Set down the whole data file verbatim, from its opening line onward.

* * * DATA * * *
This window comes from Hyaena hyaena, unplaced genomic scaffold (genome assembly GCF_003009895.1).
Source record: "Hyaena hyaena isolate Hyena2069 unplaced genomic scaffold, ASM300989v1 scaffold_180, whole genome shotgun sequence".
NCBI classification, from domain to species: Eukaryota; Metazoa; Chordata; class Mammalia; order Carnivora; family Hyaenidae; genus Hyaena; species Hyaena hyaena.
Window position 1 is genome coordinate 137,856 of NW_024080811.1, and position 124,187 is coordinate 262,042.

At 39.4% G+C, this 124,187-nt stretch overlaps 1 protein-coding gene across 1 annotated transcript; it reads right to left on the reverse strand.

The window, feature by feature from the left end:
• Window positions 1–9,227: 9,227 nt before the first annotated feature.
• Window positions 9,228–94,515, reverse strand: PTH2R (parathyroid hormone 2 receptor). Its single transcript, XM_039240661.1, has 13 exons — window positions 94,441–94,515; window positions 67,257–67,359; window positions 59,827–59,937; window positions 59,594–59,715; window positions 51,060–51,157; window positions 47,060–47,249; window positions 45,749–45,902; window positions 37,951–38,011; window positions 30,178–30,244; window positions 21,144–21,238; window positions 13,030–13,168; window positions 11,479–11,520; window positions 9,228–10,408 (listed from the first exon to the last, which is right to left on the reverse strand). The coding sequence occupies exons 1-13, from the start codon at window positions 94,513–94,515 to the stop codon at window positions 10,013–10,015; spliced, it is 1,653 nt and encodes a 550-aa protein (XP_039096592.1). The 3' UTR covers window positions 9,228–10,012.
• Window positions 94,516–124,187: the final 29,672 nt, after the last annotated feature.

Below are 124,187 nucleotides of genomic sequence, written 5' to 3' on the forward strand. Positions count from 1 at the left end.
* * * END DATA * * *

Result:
This window comes from Hyaena hyaena, unplaced genomic scaffold (genome assembly GCF_003009895.1).
Source record: "Hyaena hyaena isolate Hyena2069 unplaced genomic scaffold, ASM300989v1 scaffold_180, whole genome shotgun sequence".
NCBI classification, from domain to species: Eukaryota; Metazoa; Chordata; class Mammalia; order Carnivora; family Hyaenidae; genus Hyaena; species Hyaena hyaena.
Window position 1 is genome coordinate 137,856 of NW_024080811.1, and position 124,187 is coordinate 262,042.

At 39.4% G+C, this 124,187-nt stretch overlaps 1 protein-coding gene across 1 annotated transcript; it reads right to left on the reverse strand.

The window, feature by feature from the left end:
• Window positions 1–9,227: 9,227 nt before the first annotated feature.
• Window positions 9,228–94,515, reverse strand: PTH2R (parathyroid hormone 2 receptor). Its single transcript, XM_039240661.1, has 13 exons — window positions 94,441–94,515; window positions 67,257–67,359; window positions 59,827–59,937; window positions 59,594–59,715; window positions 51,060–51,157; window positions 47,060–47,249; window positions 45,749–45,902; window positions 37,951–38,011; window positions 30,178–30,244; window positions 21,144–21,238; window positions 13,030–13,168; window positions 11,479–11,520; window positions 9,228–10,408 (listed from the first exon to the last, which is right to left on the reverse strand). The coding sequence occupies exons 1-13, from the start codon at window positions 94,513–94,515 to the stop codon at window positions 10,013–10,015; spliced, it is 1,653 nt and encodes a 550-aa protein (XP_039096592.1). The 3' UTR covers window positions 9,228–10,012.
• Window positions 94,516–124,187: the final 29,672 nt, after the last annotated feature.

Below are 124,187 nucleotides of genomic sequence, written 5' to 3' on the forward strand. Positions count from 1 at the left end.